This was a civil case, not a criminal case. Emotional distress is “proved” in court all the time.

Buy Danish on October 31, 2007 at 6:22 PM

Super excellent,the Phelps approach,or belief,is more
cult than religion,to watch these people parade,er protest
especially at a fallen soldiers funeral is surreal,and
must of been at a point of unbearable pain for the parents.
In a civilized society such as the United States,or Canada
there should be a zero tolerance for this kind of harassment
at any funeral.

canopfor on October 31, 2007 at 6:23 PM

Ochlan,
Have you read the articles that were linked in blue type above, dude?
Buy Danish on October 31, 2007 at 6:22 PM

I’ll assume that was rhetorical. I doubt he read anything except the headline. It’s a pain reading all those big words, dontcha know.

Splashman on October 31, 2007 at 6:27 PM

I get it. The ultimate point here is: In America it’s OK to spit on soldiers when their alive, but never after their dead, not even an unkind word is allowed. This, according to the Vet Admin, includes any mention of God.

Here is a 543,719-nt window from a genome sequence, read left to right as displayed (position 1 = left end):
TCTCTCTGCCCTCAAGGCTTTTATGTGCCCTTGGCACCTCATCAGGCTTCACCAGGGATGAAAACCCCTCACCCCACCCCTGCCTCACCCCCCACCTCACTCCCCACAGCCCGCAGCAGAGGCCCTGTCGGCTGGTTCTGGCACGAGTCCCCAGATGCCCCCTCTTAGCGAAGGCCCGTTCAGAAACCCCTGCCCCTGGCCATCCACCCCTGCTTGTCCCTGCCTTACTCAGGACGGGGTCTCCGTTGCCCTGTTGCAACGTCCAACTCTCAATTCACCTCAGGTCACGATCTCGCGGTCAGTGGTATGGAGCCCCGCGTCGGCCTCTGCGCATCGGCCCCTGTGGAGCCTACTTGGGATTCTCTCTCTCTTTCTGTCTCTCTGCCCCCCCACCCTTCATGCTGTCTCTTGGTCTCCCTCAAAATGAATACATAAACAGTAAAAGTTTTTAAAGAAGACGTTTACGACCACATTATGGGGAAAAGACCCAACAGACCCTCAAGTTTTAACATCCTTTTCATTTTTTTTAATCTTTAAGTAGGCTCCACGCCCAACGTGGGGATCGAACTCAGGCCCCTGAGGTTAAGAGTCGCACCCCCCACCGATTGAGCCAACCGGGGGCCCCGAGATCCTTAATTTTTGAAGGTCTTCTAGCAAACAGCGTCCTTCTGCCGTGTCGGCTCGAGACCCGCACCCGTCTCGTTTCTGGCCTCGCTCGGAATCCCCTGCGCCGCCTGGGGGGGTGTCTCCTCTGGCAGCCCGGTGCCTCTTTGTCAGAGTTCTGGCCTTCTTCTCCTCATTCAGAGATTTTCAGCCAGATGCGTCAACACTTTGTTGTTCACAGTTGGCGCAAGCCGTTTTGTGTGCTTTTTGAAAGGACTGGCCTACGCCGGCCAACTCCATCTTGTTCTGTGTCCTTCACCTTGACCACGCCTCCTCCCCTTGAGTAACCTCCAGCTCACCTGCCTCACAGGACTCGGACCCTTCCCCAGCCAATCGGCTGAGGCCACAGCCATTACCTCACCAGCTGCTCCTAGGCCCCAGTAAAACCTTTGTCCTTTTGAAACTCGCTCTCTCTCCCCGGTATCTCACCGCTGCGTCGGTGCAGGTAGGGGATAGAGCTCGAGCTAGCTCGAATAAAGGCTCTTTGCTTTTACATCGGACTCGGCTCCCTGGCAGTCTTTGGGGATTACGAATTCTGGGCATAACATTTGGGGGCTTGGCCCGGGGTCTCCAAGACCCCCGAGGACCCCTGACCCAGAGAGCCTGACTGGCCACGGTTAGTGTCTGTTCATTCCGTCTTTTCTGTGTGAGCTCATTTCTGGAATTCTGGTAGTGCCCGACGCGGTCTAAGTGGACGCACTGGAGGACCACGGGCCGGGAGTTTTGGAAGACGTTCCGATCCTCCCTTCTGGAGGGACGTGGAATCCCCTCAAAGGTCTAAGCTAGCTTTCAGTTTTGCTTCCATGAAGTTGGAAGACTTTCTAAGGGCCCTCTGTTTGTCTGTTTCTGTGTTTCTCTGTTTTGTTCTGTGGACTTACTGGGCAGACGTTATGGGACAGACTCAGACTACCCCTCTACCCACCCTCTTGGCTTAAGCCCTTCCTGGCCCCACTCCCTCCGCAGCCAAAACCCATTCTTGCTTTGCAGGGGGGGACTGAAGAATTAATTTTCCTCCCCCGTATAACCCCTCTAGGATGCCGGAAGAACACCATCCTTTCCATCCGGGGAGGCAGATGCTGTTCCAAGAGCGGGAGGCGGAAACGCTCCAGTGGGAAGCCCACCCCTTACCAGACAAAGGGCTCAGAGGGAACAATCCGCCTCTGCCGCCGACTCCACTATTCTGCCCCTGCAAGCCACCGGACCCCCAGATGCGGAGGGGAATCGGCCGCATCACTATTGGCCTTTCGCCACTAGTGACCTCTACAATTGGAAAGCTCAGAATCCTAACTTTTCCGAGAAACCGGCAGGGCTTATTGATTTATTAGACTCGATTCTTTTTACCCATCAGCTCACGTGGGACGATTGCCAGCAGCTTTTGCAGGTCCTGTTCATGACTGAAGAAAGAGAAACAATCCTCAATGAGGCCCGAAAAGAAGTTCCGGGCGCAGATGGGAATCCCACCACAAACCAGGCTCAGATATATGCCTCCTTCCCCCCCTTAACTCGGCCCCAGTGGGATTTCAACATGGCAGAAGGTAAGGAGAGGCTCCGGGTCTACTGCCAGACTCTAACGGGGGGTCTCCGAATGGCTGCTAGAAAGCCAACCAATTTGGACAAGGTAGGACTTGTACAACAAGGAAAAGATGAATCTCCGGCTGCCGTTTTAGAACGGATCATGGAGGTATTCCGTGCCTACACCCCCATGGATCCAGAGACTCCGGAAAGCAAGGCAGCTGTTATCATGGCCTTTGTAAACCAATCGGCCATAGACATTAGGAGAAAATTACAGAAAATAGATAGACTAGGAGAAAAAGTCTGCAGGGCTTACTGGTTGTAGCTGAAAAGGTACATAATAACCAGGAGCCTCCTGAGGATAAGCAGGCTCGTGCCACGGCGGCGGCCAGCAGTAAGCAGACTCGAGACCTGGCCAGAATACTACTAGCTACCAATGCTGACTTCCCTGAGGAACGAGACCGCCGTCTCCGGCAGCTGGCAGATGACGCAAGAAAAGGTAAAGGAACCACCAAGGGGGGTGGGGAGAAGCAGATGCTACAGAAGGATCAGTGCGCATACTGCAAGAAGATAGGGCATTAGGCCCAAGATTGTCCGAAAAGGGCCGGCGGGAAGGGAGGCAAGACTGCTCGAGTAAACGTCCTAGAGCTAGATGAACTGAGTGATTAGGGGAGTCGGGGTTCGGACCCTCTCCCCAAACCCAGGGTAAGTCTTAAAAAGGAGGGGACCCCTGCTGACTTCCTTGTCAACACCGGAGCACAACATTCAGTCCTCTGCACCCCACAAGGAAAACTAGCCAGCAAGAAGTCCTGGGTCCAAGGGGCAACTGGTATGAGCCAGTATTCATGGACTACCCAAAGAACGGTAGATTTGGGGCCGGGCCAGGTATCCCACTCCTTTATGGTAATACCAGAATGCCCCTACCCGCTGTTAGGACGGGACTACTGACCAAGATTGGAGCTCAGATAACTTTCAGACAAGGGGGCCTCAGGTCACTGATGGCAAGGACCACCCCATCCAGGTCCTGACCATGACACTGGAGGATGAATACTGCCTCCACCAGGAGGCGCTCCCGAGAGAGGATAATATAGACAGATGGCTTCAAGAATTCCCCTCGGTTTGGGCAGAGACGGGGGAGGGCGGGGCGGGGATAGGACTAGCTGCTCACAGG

11 Million dollars and counting for this act. How much did the Government give his family.

Zaire67 on October 31, 2007 at 6:29 PM

And yet Ward Churchill is still around “teaching”.

Zaire67 on October 31, 2007 at 6:31 PM

Emotional distress is “proved” in court all the time

I don’t deny that it has…I am saying that it is not a sound basis for justice, and arguably unconstitutional.

Splashman on October 31, 2007 at 6:27 PM

Grow up.

Ochlan on October 31, 2007 at 6:32 PM